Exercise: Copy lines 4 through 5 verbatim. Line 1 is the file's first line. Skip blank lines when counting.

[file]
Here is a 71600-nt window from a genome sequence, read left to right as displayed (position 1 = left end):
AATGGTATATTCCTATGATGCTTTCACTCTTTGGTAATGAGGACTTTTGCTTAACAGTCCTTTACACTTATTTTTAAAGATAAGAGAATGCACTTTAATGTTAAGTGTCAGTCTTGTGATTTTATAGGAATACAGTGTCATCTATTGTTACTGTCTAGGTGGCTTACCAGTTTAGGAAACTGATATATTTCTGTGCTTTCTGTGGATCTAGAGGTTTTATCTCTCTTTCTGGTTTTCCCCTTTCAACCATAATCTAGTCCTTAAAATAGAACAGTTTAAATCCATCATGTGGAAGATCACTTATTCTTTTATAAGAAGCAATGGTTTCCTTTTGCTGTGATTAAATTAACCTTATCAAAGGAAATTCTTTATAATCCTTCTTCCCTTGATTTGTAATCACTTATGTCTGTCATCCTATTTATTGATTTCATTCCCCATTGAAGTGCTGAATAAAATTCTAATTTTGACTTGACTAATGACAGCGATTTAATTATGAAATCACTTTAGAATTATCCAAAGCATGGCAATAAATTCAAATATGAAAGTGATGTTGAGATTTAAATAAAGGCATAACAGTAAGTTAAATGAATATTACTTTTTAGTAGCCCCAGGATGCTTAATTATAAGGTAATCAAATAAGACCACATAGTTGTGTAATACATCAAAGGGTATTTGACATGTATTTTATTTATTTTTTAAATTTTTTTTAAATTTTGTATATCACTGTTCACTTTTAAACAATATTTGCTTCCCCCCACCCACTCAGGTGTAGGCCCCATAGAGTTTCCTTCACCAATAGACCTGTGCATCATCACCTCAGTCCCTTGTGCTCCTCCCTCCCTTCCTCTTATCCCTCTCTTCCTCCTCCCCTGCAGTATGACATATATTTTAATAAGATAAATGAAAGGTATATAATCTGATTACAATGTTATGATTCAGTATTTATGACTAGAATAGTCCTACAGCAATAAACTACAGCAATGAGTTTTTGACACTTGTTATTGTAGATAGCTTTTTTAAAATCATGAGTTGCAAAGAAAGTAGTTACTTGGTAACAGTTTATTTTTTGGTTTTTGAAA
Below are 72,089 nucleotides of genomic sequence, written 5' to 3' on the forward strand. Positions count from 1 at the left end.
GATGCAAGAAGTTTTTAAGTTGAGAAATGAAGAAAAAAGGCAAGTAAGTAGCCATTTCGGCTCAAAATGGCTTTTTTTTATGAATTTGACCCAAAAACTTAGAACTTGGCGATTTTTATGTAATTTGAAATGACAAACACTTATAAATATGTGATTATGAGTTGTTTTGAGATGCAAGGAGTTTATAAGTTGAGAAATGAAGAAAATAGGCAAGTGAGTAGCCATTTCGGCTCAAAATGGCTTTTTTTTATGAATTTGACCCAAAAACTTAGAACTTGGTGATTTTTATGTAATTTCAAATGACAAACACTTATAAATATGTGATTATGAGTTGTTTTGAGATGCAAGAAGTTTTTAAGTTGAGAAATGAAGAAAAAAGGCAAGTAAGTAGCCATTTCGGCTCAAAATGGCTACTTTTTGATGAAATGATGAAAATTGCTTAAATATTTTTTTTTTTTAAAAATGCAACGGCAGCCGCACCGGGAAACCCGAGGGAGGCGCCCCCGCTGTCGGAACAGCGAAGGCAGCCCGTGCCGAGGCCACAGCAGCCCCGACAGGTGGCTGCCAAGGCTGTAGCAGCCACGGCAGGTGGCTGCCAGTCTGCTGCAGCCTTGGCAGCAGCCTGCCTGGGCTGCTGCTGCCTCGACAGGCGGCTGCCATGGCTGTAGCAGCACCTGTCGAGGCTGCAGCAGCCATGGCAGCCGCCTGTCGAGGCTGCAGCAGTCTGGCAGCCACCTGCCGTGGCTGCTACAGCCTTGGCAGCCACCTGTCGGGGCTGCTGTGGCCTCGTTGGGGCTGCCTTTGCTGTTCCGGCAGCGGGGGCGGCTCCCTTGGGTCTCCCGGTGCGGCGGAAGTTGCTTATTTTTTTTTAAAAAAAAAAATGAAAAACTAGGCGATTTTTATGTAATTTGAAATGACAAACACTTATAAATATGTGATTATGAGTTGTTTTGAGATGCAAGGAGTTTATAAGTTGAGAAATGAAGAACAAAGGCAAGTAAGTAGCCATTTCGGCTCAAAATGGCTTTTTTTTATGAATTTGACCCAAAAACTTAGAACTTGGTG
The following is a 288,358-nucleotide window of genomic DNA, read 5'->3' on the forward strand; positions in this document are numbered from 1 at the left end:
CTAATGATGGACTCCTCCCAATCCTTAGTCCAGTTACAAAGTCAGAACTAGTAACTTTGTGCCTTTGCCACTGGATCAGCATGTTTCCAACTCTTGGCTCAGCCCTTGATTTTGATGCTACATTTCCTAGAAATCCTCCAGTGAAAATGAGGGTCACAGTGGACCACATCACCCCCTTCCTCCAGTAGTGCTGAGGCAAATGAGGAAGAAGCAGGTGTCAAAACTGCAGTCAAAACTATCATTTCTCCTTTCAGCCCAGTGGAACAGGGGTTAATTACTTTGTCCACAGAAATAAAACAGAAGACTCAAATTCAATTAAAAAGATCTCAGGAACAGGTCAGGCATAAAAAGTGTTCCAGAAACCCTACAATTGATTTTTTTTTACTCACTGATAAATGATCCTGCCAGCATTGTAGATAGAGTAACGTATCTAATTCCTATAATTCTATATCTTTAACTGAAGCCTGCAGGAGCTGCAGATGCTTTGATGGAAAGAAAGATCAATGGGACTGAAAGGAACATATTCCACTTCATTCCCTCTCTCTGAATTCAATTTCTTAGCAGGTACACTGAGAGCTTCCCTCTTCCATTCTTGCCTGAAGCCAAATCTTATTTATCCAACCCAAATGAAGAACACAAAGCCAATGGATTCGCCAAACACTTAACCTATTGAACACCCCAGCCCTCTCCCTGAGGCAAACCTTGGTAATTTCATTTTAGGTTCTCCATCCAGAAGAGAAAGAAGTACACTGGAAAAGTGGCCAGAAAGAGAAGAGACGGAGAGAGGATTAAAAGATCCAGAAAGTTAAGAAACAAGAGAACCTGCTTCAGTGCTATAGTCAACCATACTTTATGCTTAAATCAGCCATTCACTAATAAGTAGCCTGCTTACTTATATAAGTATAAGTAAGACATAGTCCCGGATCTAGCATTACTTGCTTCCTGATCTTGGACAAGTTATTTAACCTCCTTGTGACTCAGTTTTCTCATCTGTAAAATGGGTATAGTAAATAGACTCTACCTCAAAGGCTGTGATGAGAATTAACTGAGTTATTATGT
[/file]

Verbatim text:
GATGCAAGAAGTTTTTAAGTTGAGAAATGAAGAAAAAAGGCAAGTAAGTAGCCATTTCGGCTCAAAATGGCTTTTTTTTATGAATTTGACCCAAAAACTTAGAACTTGGCGATTTTTATGTAATTTGAAATGACAAACACTTATAAATATGTGATTATGAGTTGTTTTGAGATGCAAGGAGTTTATAAGTTGAGAAATGAAGAAAATAGGCAAGTGAGTAGCCATTTCGGCTCAAAATGGCTTTTTTTTATGAATTTGACCCAAAAACTTAGAACTTGGTGATTTTTATGTAATTTCAAATGACAAACACTTATAAATATGTGATTATGAGTTGTTTTGAGATGCAAGAAGTTTTTAAGTTGAGAAATGAAGAAAAAAGGCAAGTAAGTAGCCATTTCGGCTCAAAATGGCTACTTTTTGATGAAATGATGAAAATTGCTTAAATATTTTTTTTTTTTAAAAATGCAACGGCAGCCGCACCGGGAAACCCGAGGGAGGCGCCCCCGCTGTCGGAACAGCGAAGGCAGCCCGTGCCGAGGCCACAGCAGCCCCGACAGGTGGCTGCCAAGGCTGTAGCAGCCACGGCAGGTGGCTGCCAGTCTGCTGCAGCCTTGGCAGCAGCCTGCCTGGGCTGCTGCTGCCTCGACAGGCGGCTGCCATGGCTGTAGCAGCACCTGTCGAGGCTGCAGCAGCCATGGCAGCCGCCTGTCGAGGCTGCAGCAGTCTGGCAGCCACCTGCCGTGGCTGCTACAGCCTTGGCAGCCACCTGTCGGGGCTGCTGTGGCCTCGTTGGGGCTGCCTTTGCTGTTCCGGCAGCGGGGGCGGCTCCCTTGGGTCTCCCGGTGCGGCGGAAGTTGCTTATTTTTTTTTAAAAAAAAAAATGAAAAACTAGGCGATTTTTATGTAATTTGAAATGACAAACACTTATAAATATGTGATTATGAGTTGTTTTGAGATGCAAGGAGTTTATAAGTTGAGAAATGAAGAACAAAGGCAAGTAAGTAGCCATTTCGGCTCAAAATGGCTTTTTTTTATGAATTTGACCCAAAAACTTAGAACTTGGTG
The following is a 288,358-nucleotide window of genomic DNA, read 5'->3' on the forward strand; positions in this document are numbered from 1 at the left end: